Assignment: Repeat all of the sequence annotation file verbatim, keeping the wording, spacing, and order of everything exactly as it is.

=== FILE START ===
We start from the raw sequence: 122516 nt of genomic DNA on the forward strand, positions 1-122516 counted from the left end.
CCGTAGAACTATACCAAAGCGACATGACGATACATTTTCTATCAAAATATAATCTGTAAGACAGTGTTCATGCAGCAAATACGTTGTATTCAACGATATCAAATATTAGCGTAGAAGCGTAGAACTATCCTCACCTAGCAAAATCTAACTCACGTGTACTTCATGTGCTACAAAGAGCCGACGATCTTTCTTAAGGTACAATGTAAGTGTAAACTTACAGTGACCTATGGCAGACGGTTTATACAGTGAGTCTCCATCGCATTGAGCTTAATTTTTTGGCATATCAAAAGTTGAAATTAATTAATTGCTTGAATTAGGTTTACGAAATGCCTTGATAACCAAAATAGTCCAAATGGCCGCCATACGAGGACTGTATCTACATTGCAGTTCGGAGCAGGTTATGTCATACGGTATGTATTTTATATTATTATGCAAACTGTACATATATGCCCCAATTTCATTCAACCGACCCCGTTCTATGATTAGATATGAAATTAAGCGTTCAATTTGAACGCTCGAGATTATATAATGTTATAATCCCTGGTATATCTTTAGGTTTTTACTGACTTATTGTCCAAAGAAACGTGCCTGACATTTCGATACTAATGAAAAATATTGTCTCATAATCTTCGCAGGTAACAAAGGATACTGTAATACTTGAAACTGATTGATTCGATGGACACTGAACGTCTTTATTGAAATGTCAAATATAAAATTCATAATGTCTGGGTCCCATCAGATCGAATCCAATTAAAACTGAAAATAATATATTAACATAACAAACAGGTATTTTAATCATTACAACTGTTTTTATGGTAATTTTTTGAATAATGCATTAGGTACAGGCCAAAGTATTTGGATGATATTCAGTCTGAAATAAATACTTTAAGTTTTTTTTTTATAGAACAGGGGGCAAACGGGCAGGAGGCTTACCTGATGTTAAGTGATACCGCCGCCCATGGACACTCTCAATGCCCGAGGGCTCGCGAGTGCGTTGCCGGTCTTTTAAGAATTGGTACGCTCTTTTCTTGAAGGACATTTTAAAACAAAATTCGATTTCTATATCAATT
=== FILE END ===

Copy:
We start from the raw sequence: 122516 nt of genomic DNA on the forward strand, positions 1-122516 counted from the left end.
CCGTAGAACTATACCAAAGCGACATGACGATACATTTTCTATCAAAATATAATCTGTAAGACAGTGTTCATGCAGCAAATACGTTGTATTCAACGATATCAAATATTAGCGTAGAAGCGTAGAACTATCCTCACCTAGCAAAATCTAACTCACGTGTACTTCATGTGCTACAAAGAGCCGACGATCTTTCTTAAGGTACAATGTAAGTGTAAACTTACAGTGACCTATGGCAGACGGTTTATACAGTGAGTCTCCATCGCATTGAGCTTAATTTTTTGGCATATCAAAAGTTGAAATTAATTAATTGCTTGAATTAGGTTTACGAAATGCCTTGATAACCAAAATAGTCCAAATGGCCGCCATACGAGGACTGTATCTACATTGCAGTTCGGAGCAGGTTATGTCATACGGTATGTATTTTATATTATTATGCAAACTGTACATATATGCCCCAATTTCATTCAACCGACCCCGTTCTATGATTAGATATGAAATTAAGCGTTCAATTTGAACGCTCGAGATTATATAATGTTATAATCCCTGGTATATCTTTAGGTTTTTACTGACTTATTGTCCAAAGAAACGTGCCTGACATTTCGATACTAATGAAAAATATTGTCTCATAATCTTCGCAGGTAACAAAGGATACTGTAATACTTGAAACTGATTGATTCGATGGACACTGAACGTCTTTATTGAAATGTCAAATATAAAATTCATAATGTCTGGGTCCCATCAGATCGAATCCAATTAAAACTGAAAATAATATATTAACATAACAAACAGGTATTTTAATCATTACAACTGTTTTTATGGTAATTTTTTGAATAATGCATTAGGTACAGGCCAAAGTATTTGGATGATATTCAGTCTGAAATAAATACTTTAAGTTTTTTTTTTATAGAACAGGGGGCAAACGGGCAGGAGGCTTACCTGATGTTAAGTGATACCGCCGCCCATGGACACTCTCAATGCCCGAGGGCTCGCGAGTGCGTTGCCGGTCTTTTAAGAATTGGTACGCTCTTTTCTTGAAGGACATTTTAAAACAAAATTCGATTTCTATATCAATT